More than 700-unit Qdoba is being sold to Apollo Global Management, LLC, for about $305 million in cash, Jack in the Box announced Tuesday.
Qdoba is a subsidiary of Jack in the Box, which has owned the fast casual Mexican chain for 14 years, and has grown it by more than 600 units to the 47-state, $800 million system it is today. The transaction is expected to close by April 2018.
Jack in the Box said it expects to use the net cash proceeds to retire outstanding debt under its term loan and bolster shareholder value. Shares of Jack in the Box were halted on the stock market pending the news, but were up more than 3 percent in premarket trading Tuesday.
“For the past several months, we have worked closely with our financial advisers and evaluated various strategic alternatives with respect to Qdoba, including a sale or spin-off, as well as opportunities to refranchise company restaurants,” Lenny Comma, Jack in the Box chairman and CEO, said in a statement. “Following the completion of this robust process, our board of directors has determined that the sale of Qdoba is the best alternative for enhancing shareholder value and is consistent with the company’s desire to transition to a less capital-intensive business model.”
Rumors of this deal have circulated for several weeks. The New York Post reported in early November that Apollo was emerging as the top takeover target for Qdoba. Apollo is the same firm that made billions off CKE Restaurants, the parent company of Carl’s Jr. and Hardee’s, before dealing the brands to Roark Capital in 2013. It took Chuck E. Cheese private for $1.3 billion in 2014. Later in the month, Reuters said Apollo was nearing a $300 million deal for Qdoba.
When Jack in the Box acquired Qdoba in 2003, the chain had 85 locations in 16 states with $65 million in systemwide sales.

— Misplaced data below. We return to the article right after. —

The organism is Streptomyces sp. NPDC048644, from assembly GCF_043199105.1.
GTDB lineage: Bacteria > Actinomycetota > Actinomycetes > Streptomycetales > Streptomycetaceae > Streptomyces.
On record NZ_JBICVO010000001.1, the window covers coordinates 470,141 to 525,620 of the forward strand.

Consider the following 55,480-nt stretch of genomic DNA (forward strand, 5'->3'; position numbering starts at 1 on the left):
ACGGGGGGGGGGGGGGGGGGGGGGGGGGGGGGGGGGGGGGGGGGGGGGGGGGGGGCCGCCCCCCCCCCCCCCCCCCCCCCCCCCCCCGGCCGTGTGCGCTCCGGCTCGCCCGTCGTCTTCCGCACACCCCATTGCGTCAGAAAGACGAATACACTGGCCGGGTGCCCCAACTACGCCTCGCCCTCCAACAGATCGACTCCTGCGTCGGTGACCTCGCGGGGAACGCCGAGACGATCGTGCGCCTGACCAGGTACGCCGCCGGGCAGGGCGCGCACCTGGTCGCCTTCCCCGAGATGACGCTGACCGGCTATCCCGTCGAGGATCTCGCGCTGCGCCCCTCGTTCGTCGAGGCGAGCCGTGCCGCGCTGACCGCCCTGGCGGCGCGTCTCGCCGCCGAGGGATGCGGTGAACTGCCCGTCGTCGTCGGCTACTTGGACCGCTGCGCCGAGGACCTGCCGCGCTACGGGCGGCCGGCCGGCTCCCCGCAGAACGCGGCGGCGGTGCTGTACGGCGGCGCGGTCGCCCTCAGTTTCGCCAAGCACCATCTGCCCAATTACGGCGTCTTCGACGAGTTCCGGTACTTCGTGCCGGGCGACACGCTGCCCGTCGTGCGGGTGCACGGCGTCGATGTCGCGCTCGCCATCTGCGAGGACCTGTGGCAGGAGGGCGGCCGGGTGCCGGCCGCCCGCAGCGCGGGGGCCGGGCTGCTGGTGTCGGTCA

“Over the past 14 years, net units have grown at a compound annual growth rate of 16 percent,” Comma added. “Today, Qdoba is the second largest fast-casual Mexican food brand in the U.S., with more than 700 locations in 47 states, the District of Columbia and Canada, and system-wide sales of more than $820 million in fiscal 2017.”
Apollo senior partner Lance Milken commented on the deal in a statement.
“We are extremely excited to be acquiring Qdoba and look forward to working with the management team, employees and franchisees to continue building the Qdoba brand. We are firmly committed to Qdoba’s continued growth as a leading fast-casual restaurant operator,” he said.
Jack in the Box’s stock has lost 10 percent year to date through Monday. Qdoba’s struggles have been a recurrent issue in recent quarters. In August, after the company’s third-quarter earnings, where Qdoba’s same-store sales dropped 1.1 percent and transactions fell 2.8 percent, Jack in the Box said its evaluation of potential alternatives for Qdoba was forging ahead. Jack in the Box’s earnings per share were 73 cents in the fourth quarter, 18 percent below Wall Street estimates of 89 cents, according to FactSet. Revenue missed by 0.8 percent at $339 million versus $341 million. Qdoba’s transactions fell an alarming 6.4 percent in the fourth quarter. Its same-store sales dropped 2.1 percent systemwide and 4 percent at company restaurants.
Earlier, in June, Qdoba franchisees formed the Qdoba Franchisee Association to represent and guard the interests of the operators who run 340 of the system’s 717 total restaurants in the U.S. and Canada
Jack in the Box made the deal just months after activist investors Jana Partners LLC's Barry Rosenstein and Jeff Smith's Starboard Value LP bought stakes in the company. Jana Partners took a $1.3 million share stake in Jack in the Box. The same company was involved in Whole Foods, and helped push the sale to Amazon. Once that happened, Jana sold its 8.2 percent stake for $300 million.